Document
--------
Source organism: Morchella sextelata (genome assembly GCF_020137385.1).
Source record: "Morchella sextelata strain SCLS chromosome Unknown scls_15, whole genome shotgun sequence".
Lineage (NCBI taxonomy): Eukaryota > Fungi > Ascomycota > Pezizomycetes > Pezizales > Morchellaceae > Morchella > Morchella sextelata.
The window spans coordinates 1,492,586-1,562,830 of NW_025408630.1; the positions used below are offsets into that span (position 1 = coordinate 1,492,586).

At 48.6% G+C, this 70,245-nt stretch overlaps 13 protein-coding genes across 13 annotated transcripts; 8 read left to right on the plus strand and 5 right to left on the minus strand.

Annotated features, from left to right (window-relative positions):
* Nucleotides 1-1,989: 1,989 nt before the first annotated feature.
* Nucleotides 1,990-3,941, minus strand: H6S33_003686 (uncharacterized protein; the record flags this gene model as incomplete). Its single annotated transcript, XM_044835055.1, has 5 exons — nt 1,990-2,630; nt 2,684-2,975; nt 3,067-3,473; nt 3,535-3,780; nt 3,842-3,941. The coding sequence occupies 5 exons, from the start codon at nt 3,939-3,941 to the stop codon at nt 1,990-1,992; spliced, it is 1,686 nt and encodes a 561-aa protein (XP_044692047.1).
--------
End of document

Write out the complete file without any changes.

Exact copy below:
Source organism: Morchella sextelata (genome assembly GCF_020137385.1).
Source record: "Morchella sextelata strain SCLS chromosome Unknown scls_15, whole genome shotgun sequence".
Lineage (NCBI taxonomy): Eukaryota > Fungi > Ascomycota > Pezizomycetes > Pezizales > Morchellaceae > Morchella > Morchella sextelata.
The window spans coordinates 1,492,586-1,562,830 of NW_025408630.1; the positions used below are offsets into that span (position 1 = coordinate 1,492,586).

At 48.6% G+C, this 70,245-nt stretch overlaps 13 protein-coding genes across 13 annotated transcripts; 8 read left to right on the plus strand and 5 right to left on the minus strand.

Annotated features, from left to right (window-relative positions):
* Nucleotides 1-1,989: 1,989 nt before the first annotated feature.
* Nucleotides 1,990-3,941, minus strand: H6S33_003686 (uncharacterized protein; the record flags this gene model as incomplete). Its single annotated transcript, XM_044835055.1, has 5 exons — nt 1,990-2,630; nt 2,684-2,975; nt 3,067-3,473; nt 3,535-3,780; nt 3,842-3,941. The coding sequence occupies 5 exons, from the start codon at nt 3,939-3,941 to the stop codon at nt 1,990-1,992; spliced, it is 1,686 nt and encodes a 561-aa protein (XP_044692047.1).